Ethical Guideline(s) Addressed in this Case:
(a) “Behavior analysts are truthful and honest. The behavior analyst follows through on obligations and professional commitments with high quality work and refrains from making professional commitments that he/she cannot keep” (p. 60).
2.10: Treatment Efficacy
(a) “The behavior analyst always had the responsibility to recommend scientifically supported most effective treatment procedures. Effective treatment procedures have been validated as having both long-term and short-term benefits to clients and society” (p. 87).
(b) “Clients have a right to effective treatment (i.e., based on the research literature and adapted to the individual client)” (p. 87).
(c) “Behavior analyst are responsible for review and appraisal of likely effects of all alternative treatments, including those provided by other disciplines and no intervention” (p. 87).
(d) “In those instances where more than one scientifically supported treatment has been established, additional factors may be considered in selecting interventions, including, but not limited to, efficiency and cost-effectiveness, risks and side-effects of the interventions, client preference, and practitioner experience and training” (p. 88).
3.05: Describing Program Objectives
“The behavior analyst describes, in writing, the objectives of the behavior change program to the client or client-surrogate before attempting to implement the program. And to the
Team Discussion: Lesson 3 2
extent possible, a risk-benefit analysis should be conducted on the procedure to be implemented to reach the objective” (p. 114-115).
4.0: The Behavior Analyst and the Individual Behavior Change Program
“The behavior analyst (a) designs programs that are based on behavior analytic principles, including assessments of effect of other intervention methods, (b) involves the client or the client-surrogate in the planning of such programs, (c) obtains the consent of the client, and (d) respects the right of the client to terminate services at any time” (p. 120).
“The behavior analyst must obtain the client’s or client-surrogate’s approval in writing of the behavior intervention procedures before implementing them” (p. 122-123).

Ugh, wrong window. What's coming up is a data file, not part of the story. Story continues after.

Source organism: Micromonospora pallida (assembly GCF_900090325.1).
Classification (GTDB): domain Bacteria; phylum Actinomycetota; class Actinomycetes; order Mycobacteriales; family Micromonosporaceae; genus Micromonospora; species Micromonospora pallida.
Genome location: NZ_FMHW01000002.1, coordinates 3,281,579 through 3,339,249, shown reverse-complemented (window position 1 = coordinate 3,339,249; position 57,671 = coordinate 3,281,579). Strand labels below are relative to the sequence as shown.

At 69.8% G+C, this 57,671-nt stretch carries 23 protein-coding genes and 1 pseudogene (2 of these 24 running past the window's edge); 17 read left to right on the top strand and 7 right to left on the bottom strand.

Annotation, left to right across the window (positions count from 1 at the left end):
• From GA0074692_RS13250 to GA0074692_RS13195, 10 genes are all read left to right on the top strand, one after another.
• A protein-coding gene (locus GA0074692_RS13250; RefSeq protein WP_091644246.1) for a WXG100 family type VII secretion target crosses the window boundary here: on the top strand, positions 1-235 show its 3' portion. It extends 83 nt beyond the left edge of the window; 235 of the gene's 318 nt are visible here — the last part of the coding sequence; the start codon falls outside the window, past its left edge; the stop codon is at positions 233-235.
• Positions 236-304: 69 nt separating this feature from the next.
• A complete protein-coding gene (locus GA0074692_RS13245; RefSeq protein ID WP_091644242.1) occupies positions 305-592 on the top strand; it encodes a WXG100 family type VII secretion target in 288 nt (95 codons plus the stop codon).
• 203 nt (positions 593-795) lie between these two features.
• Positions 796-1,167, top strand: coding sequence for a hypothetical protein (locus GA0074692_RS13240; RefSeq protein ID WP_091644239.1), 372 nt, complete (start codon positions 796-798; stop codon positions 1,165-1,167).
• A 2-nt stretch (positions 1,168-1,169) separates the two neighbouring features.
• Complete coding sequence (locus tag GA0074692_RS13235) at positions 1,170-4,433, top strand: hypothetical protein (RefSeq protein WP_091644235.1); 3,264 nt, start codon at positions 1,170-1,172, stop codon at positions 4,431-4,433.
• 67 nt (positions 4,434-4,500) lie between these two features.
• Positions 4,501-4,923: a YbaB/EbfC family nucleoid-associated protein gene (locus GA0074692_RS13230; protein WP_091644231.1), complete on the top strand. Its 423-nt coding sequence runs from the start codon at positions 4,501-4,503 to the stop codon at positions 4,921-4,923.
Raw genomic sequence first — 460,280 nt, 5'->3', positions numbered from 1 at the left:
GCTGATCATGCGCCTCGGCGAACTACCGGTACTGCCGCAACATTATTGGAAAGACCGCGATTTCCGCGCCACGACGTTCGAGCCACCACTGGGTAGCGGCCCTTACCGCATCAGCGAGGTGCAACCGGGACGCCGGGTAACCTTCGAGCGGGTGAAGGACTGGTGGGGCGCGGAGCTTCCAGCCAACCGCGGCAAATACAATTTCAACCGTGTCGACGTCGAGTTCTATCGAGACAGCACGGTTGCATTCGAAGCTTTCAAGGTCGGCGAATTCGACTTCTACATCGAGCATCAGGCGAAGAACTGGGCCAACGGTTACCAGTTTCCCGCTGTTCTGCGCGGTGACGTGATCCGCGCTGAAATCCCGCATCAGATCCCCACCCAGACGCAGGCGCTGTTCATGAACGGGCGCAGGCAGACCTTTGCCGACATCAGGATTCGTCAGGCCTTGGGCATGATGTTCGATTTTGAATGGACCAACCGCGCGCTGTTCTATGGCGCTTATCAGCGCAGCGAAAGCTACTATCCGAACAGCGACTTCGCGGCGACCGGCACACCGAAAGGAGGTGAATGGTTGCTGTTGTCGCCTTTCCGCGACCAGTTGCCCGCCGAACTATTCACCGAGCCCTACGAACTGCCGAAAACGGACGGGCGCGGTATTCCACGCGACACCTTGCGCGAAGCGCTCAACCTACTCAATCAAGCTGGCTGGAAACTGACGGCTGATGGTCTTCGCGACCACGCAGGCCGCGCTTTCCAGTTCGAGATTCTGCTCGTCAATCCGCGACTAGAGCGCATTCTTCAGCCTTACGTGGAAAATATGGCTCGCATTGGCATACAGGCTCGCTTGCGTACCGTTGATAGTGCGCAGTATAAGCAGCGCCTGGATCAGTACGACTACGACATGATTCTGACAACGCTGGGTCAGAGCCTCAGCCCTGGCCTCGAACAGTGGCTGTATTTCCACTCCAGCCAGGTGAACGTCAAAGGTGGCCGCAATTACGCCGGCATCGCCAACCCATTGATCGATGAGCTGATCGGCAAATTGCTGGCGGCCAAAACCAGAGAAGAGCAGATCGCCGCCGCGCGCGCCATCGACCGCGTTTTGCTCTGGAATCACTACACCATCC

4.08: Program Modifications
“The behavior analyst modifies the program on the basis of data” (p. 126).
4.09: Program Modification Consent
“The behavior analyst explains program modification and the reasons for the modifications to the client or client-surrogate and obtains consent to implement the modifications” (p. 126).
7.0 The Behavior Analyst’s Ethical Responsibility to the Field of Behavior Analysis.
“The behavior analyst has a responsibility to support the values of the field, to disseminate knowledge to the public, to be familiar with these guidelines, and to discourage misrepresentation by non-certified individuals” (p. 159).
9.01 Promotion in Society
“The behavior analyst should promote the application of behavior principles in society by presenting a behavioral alternative to other procedures or methods” (p. 175).
Resolve the issue:
The behavior analyst should take data on her observation in the classroom so he/she is able to support her thoughts about the point-sheet not working. After she has gathered enough data she should meet with the parents and discuss her findings. He/She could also meet with both parents and clinical psychologist to discuss her findings on the point-sheet not being effective and the reasons she thinks it might not be working (maybe its not reinforcing anymore). He/She can also suggest a new intervention plan, based on evidence based methods and adapt the point sheet to it if the parents are adamant about having an intervention based on it.
Team Discussion: Lesson 3 3
Case Study #22:
Primary Ethical Issue: The behavior analysts are promoting and helping to implement behavior interventions that are not evidence based. Their reasoning is that “if it doesn’t hurt anyone or my services then I don’t need to worry about it being unethical”.